So if the description has been written by a private person and the house is located in southern Germany you have to ask the building's owner if "1. Etage" means "ground floor" or "first floor above ground floor". Use the wording "Erdgeschoss" and "Obergeschoss" to make sure you are talking about the same.

If the description has been written by a professional or the house is located in northern Germany the other answers are right.


Edit

After reading the comments:

It is not "southern Germany" in general, but only in some regions of southern Germany where "1. Etage" means "ground floor".

However in parts of eastern Germany this is also the case.

One comment says that the button for the ground floor in the elevator in a building in Dresden is named "1" which is not the case in any part of southern Germany.

Due to this fact it may be possible that in eastern Germany (or some regions there) even official documents (from architects or state agents) name the ground floor "1. Etage".

  • 4
    I currently live in a building where we have the floor numbers: -1, 1, 2, 3 and so on (these are also the numbers you can press inside our elevator). -1 is the basement, the etage above it is floor number 1 - but there is no 0. – Munchkin Aug 14 '17 at 7:55
  • @Munchkin Where in Germany is this building if you're willing to share? – musiKk Aug 14 '17 at 8:15
  • @musiKk WGS Dresden – Munchkin Aug 14 '17 at 8:30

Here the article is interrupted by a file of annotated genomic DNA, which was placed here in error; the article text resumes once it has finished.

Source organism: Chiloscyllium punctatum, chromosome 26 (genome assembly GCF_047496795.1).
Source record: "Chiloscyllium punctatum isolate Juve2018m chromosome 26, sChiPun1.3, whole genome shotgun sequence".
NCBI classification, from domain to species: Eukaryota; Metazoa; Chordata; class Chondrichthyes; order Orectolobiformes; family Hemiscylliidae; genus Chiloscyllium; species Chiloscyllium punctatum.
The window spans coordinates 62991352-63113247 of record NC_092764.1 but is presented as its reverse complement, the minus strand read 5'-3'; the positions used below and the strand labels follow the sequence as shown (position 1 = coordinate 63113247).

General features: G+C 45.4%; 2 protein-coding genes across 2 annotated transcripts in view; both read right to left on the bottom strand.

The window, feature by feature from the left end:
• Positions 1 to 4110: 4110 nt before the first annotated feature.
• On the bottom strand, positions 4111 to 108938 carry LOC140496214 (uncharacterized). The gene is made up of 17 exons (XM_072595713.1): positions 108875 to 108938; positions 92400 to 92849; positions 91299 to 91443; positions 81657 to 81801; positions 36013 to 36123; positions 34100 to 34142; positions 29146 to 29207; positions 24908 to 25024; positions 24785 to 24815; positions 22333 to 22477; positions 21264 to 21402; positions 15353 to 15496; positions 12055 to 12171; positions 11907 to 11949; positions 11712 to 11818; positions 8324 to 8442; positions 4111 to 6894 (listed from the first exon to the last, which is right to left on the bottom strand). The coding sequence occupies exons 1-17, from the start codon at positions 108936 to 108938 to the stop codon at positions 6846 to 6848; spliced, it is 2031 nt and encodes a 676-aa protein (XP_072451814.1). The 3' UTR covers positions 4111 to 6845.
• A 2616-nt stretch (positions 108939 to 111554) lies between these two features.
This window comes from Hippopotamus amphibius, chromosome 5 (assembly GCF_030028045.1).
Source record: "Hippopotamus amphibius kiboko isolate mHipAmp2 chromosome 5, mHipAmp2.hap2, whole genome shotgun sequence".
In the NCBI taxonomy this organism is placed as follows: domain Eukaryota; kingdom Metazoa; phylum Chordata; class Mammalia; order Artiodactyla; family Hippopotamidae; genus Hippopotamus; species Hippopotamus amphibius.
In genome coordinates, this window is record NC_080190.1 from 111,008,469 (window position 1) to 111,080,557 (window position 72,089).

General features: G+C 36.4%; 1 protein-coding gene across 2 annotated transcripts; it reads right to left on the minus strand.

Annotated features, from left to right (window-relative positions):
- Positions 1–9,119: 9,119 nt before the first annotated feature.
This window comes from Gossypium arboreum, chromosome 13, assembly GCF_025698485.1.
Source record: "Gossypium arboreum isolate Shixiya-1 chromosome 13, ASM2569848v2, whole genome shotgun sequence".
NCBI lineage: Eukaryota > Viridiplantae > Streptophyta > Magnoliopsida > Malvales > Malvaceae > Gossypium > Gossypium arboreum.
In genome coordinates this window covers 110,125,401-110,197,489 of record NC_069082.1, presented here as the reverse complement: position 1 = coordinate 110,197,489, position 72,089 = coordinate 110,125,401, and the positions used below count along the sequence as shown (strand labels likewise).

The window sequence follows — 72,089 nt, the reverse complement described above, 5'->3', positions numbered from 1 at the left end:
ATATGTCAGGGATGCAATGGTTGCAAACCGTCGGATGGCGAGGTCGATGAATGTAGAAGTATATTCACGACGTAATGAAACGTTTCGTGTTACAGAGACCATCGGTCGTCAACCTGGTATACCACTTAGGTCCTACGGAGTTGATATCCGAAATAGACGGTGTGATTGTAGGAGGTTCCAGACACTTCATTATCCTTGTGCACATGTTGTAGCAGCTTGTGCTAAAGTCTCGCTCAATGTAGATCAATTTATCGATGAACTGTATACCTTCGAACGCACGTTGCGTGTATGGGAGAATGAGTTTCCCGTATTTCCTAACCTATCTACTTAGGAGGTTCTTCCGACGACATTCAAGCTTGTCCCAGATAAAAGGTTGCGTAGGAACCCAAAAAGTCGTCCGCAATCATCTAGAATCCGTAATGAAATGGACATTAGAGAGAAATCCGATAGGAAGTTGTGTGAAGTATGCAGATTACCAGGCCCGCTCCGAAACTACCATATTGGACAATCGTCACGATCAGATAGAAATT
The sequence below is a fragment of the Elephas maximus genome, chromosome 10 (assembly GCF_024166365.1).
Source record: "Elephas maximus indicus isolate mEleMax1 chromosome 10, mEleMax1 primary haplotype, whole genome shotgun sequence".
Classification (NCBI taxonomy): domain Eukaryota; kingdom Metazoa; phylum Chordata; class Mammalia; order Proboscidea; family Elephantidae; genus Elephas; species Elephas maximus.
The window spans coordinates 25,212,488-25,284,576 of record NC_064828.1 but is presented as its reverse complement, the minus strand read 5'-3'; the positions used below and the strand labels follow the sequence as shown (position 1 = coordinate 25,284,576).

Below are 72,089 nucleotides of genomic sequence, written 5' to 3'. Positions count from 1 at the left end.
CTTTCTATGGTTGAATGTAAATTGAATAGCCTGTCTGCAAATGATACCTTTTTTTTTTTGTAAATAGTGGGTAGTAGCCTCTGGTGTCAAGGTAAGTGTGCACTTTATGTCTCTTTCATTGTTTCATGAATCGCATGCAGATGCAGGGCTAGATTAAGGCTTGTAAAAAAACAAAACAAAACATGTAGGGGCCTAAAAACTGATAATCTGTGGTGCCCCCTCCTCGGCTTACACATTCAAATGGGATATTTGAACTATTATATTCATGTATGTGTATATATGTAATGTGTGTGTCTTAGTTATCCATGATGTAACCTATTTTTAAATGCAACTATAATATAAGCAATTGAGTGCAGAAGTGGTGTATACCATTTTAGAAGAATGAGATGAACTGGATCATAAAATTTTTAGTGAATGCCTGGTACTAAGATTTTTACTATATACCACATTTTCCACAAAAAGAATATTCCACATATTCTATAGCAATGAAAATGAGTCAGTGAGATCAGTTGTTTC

• 5
    I am a Brit living in Southern Baden-Würtemberg, and I've never encountered "1. Etage" meaning "Erdgeschoss" (Although around us, it's probably more usual for the ground to be level with one floor at the front and another at the back than not.) – Martin Bonner supports Monica Aug 14 '17 at 10:05
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    The link from Knut's comment mentions "gelegentlich im badischen Teil von BW" and "in der DDR sehr gebräuchlich". This sounds more like eastern Germany than "especially in southern Germany". – Gerhardh Aug 14 '17 at 16:33
3

There's even a difference(1) between American and British English and some regions in Germany use the terms as in US, others use the GB terms.

This is in wide parts of East Germany:

  1. ground floor (Am.+Br.)(2) = first floor (Am.) = Erdgeschoss/Parterre = 1. Etage
  2. first floor (Br.) = second floor (Am.) = 1. Stock = 2. Etage
  3. second floor (Br.) = third floor (Am.) = 2. Stock = 3. Etage
  4. ...

It even may depend on the owner of the building how they name the buttons on the elevator, so it may be mixed up even in the same regions.